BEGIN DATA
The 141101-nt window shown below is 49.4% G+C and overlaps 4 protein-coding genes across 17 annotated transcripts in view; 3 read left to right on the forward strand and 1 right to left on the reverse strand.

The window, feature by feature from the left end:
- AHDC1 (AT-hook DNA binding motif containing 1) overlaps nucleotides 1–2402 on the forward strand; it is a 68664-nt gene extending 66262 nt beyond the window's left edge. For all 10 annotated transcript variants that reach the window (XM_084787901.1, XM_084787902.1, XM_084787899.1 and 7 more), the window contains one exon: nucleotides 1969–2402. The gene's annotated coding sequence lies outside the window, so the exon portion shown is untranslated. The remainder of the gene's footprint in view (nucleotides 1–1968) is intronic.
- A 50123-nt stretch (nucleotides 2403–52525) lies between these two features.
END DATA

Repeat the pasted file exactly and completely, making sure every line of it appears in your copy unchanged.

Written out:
The 141101-nt window shown below is 49.4% G+C and overlaps 4 protein-coding genes across 17 annotated transcripts in view; 3 read left to right on the forward strand and 1 right to left on the reverse strand.

The window, feature by feature from the left end:
- AHDC1 (AT-hook DNA binding motif containing 1) overlaps nucleotides 1–2402 on the forward strand; it is a 68664-nt gene extending 66262 nt beyond the window's left edge. For all 10 annotated transcript variants that reach the window (XM_084787901.1, XM_084787902.1, XM_084787899.1 and 7 more), the window contains one exon: nucleotides 1969–2402. The gene's annotated coding sequence lies outside the window, so the exon portion shown is untranslated. The remainder of the gene's footprint in view (nucleotides 1–1968) is intronic.
- A 50123-nt stretch (nucleotides 2403–52525) lies between these two features.